Kathy Phillips grew up on Chesapeake Bay, sailing and surfing in Maryland’s waters. For the past 37 years, Philips has called Worcester County home. Since moving to the Eastern Shore, she and her husband made it a goal to be on the water as often as possible. Phillips even served as the Executive Director of the Eastern Surfing Association and has been inducted into the East Coast Surfing Hall of Fame.
And who can blame her for loving the waters of this region?
Assateague Island, a barrier island off the Delmarva Peninsula, is perhaps the best known spot in the region. Split between Maryland and Virginia, Assateague’s qualities have long been the inspiration of salty legends and maritime stories. The island looks like an ivory comb brushing through paradise-blue hair.
Assateague Island’s only residents are the wildlife – where else do you step around courting piping plovers and wild ponies lolling in the sand so you can go for a swim?
Year after year Assateague Island’s pristine beaches are ranked among the cleanest in the U.S. It’s hard not to feel goosebumps surfing between bottlenose dolphins and hammerhead sharks in the clear water.
While the waters on ocean side of the barrier island usually meet state standards, the back bays and creeks of Worcester County are plagued with water quality issues caused by runoff from agriculture, construction sites, and sewage discharge. In fact, sediment, nutrients, toxins, bacteria, and other contaminants from stormwater runoff are the greatest source of pollution in Worcester’s watershed.
After a heavy rainfall or a high tide, bacteria counts can be 100% percent higher than normal due to the runoff. The lack of implementation of the EPA’s stormwater regulations is exacerbating the problem.
As the only advocacy group on Maryland’s lower eastern shore, Assateague Coastal Trust has its hands full trying to raise awareness of the water quality issues in the area. The focus of group’s work is the coastal bays and waterways tucked behind Assateague and Fenwick Island, west of Ocean City, MD. These include Assawoman Bay, St. Martin River, Isle of Wight Bay, Sinepuxent Bay, Newport Bay, and Chincoteague Bay; all of which are popular spots for recreational water users, enjoying their watershed on stand up paddle boards, boating, swimming, crabbing,and clamming.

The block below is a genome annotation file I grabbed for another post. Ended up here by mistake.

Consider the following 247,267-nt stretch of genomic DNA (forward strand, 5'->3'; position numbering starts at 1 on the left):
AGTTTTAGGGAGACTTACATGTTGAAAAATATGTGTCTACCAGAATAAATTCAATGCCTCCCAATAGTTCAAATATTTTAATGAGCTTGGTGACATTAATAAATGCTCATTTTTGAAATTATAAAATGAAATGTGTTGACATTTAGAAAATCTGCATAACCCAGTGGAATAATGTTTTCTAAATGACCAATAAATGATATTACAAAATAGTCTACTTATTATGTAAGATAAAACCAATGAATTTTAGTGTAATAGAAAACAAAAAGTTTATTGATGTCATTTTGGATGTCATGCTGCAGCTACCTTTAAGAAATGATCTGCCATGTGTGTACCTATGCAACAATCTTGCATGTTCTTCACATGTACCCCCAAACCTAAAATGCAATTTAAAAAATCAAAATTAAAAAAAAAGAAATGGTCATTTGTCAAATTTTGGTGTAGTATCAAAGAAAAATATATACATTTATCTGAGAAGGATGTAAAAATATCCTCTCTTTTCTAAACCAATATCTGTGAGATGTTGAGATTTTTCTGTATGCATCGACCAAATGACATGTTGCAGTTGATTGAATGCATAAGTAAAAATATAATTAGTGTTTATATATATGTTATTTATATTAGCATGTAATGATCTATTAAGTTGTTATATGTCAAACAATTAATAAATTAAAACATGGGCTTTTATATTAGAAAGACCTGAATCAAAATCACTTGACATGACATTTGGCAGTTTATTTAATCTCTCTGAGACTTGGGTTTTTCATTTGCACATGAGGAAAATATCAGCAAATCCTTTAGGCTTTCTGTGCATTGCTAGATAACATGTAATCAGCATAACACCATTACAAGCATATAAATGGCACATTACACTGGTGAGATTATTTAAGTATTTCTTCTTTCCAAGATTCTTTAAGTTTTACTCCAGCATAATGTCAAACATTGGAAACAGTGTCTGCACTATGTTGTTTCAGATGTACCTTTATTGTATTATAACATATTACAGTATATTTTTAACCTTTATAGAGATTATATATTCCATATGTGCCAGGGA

Kathy Phillips is the Assateague Coastkeeper and the executive director of the Assateague Coastal Trust (ACT). She helps to monitor water quality in the coastal watershed of Assateague Island.
“Is it safe to enjoy the water?” is the most common question Phillips is asked.
Luckily, she has answers. A life on the water has taught Phillips a lot about the state of her local waters. She has witnessed first-hand the effects poor water quality have not just on human health but on all life residing in and around the coastal bays.
When Phillips ran for County Commissioner, she had the opportunity to engage in an intimate dialogue with her community. In the process, Phillips realized how many people shared her concerns about water quality and over development in the Worcester’s watershed.
She did not become County Commissioner. Instead, she became Assateague’s Coastkeeper, working full time to ensure the right to clean water is granted to everyone living in the watershed.
Phillip’s priority is ensuring existing stormwater runoff regulations are abided and stricter rules for regulating pollutant discharge in Worcester’s water are introduced. In addition to her work with ACT and as Coastkeeper, she sits on the Maryland Stormwater Consortium and is part of the local Get the Dirt Out Project, an initiative by local Waterkeepers to protect the Chesapeake and Atlantic Coastal Bays from damage caused by sediment-laden runoff from construction sites and land development. As if that weren’t enough, she also conducts weekly water quality monitoring tests for Ayers Creek, Isle of Wight Bay, St. Martin River, Herring Creek, and Turville Creek, sites not sampled by Worcester County.
Despite the busyness of resort activity and recreational water use in the bayside of Assateague Island, there is little awareness of the stormwater runoffs the headlands are generating. Moreover, Phillips’s water quality monitoring and advocacy in the back bays is often met with resistance from bayside businesses who do not want poor water quality results discouraging customers from visiting their resorts and restaurants.
Undeterred, Phillips works tirelessly to make water quality issues known to her community, for their own safety as well as for the good of the creatures living in and around the watershed. Her efforts have not been in vain. Community volunteers are joining the Get the Dirt Out Project to monitor construction and development sites to ensure their compliance with stormwater regulations and with the launch of Assateague Swim Guide more and more people are aware of water quality in the bays and creeks.
Phillips knows an informed and engaged public makes for better stewards. Her commitment to her community members is empowering them to protect their right to swimmable, fishable, and drinkable water.
Thank you Kathy! Just like Assateague Island, your work is an inspiring coastal treasure.
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